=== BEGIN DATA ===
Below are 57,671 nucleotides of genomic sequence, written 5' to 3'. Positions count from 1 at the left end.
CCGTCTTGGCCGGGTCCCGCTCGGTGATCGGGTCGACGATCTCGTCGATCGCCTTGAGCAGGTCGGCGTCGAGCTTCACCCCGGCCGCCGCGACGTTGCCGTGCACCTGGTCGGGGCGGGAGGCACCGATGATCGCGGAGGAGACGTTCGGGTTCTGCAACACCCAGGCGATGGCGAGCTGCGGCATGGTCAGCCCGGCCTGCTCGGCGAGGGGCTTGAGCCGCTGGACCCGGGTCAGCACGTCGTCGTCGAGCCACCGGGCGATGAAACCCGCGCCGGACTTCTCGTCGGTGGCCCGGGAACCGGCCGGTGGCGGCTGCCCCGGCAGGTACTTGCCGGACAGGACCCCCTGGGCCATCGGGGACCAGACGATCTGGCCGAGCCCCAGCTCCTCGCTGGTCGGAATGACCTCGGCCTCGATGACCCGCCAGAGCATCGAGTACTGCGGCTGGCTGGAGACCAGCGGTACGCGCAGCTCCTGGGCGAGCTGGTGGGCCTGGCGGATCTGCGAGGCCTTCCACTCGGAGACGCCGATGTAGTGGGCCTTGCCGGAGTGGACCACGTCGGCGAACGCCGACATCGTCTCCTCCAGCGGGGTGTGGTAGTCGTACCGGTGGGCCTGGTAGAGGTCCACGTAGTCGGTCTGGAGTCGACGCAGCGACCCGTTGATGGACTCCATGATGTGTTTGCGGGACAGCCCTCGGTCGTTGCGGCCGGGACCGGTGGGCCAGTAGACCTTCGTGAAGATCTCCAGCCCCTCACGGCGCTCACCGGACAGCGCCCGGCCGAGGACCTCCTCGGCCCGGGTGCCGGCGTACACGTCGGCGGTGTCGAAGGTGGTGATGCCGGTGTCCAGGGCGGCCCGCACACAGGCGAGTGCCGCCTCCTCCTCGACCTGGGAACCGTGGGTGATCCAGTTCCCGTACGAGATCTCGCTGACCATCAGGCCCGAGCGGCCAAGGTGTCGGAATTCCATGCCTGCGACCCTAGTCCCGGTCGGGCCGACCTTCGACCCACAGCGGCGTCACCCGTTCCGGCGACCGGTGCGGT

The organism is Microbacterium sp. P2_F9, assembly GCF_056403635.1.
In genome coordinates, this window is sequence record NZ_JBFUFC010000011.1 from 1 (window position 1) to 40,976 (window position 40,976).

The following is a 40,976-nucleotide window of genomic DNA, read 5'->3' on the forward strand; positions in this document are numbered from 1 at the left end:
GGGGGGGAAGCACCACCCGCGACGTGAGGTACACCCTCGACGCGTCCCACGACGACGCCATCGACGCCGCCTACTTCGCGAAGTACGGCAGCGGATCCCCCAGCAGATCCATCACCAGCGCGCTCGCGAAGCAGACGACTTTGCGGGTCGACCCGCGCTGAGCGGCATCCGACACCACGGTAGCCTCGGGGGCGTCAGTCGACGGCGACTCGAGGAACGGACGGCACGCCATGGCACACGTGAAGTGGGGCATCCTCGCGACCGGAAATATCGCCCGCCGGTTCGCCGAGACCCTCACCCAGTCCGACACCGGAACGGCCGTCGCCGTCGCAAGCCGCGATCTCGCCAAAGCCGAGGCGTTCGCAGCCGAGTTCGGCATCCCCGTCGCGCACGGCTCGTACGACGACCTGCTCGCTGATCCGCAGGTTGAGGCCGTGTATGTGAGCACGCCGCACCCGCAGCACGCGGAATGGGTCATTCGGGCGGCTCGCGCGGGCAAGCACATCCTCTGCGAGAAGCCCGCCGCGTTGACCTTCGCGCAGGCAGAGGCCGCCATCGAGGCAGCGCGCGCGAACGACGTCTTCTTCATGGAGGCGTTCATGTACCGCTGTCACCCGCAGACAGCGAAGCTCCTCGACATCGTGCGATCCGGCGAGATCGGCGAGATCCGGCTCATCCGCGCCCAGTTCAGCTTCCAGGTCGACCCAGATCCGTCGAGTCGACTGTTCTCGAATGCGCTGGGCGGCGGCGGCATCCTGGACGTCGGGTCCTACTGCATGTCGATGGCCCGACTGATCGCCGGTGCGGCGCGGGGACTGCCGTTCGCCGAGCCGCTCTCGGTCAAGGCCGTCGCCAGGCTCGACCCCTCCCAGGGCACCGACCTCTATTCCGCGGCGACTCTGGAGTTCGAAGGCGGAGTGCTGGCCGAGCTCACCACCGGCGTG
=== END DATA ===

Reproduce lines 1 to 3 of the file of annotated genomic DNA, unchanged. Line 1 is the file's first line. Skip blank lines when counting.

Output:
Below are 57,671 nucleotides of genomic sequence, written 5' to 3'. Positions count from 1 at the left end.
CCGTCTTGGCCGGGTCCCGCTCGGTGATCGGGTCGACGATCTCGTCGATCGCCTTGAGCAGGTCGGCGTCGAGCTTCACCCCGGCCGCCGCGACGTTGCCGTGCACCTGGTCGGGGCGGGAGGCACCGATGATCGCGGAGGAGACGTTCGGGTTCTGCAACACCCAGGCGATGGCGAGCTGCGGCATGGTCAGCCCGGCCTGCTCGGCGAGGGGCTTGAGCCGCTGGACCCGGGTCAGCACGTCGTCGTCGAGCCACCGGGCGATGAAACCCGCGCCGGACTTCTCGTCGGTGGCCCGGGAACCGGCCGGTGGCGGCTGCCCCGGCAGGTACTTGCCGGACAGGACCCCCTGGGCCATCGGGGACCAGACGATCTGGCCGAGCCCCAGCTCCTCGCTGGTCGGAATGACCTCGGCCTCGATGACCCGCCAGAGCATCGAGTACTGCGGCTGGCTGGAGACCAGCGGTACGCGCAGCTCCTGGGCGAGCTGGTGGGCCTGGCGGATCTGCGAGGCCTTCCACTCGGAGACGCCGATGTAGTGGGCCTTGCCGGAGTGGACCACGTCGGCGAACGCCGACATCGTCTCCTCCAGCGGGGTGTGGTAGTCGTACCGGTGGGCCTGGTAGAGGTCCACGTAGTCGGTCTGGAGTCGACGCAGCGACCCGTTGATGGACTCCATGATGTGTTTGCGGGACAGCCCTCGGTCGTTGCGGCCGGGACCGGTGGGCCAGTAGACCTTCGTGAAGATCTCCAGCCCCTCACGGCGCTCACCGGACAGCGCCCGGCCGAGGACCTCCTCGGCCCGGGTGCCGGCGTACACGTCGGCGGTGTCGAAGGTGGTGATGCCGGTGTCCAGGGCGGCCCGCACACAGGCGAGTGCCGCCTCCTCCTCGACCTGGGAACCGTGGGTGATCCAGTTCCCGTACGAGATCTCGCTGACCATCAGGCCCGAGCGGCCAAGGTGTCGGAATTCCATGCCTGCGACCCTAGTCCCGGTCGGGCCGACCTTCGACCCACAGCGGCGTCACCCGTTCCGGCGACCGGTGCGGT

The organism is Microbacterium sp. P2_F9, assembly GCF_056403635.1.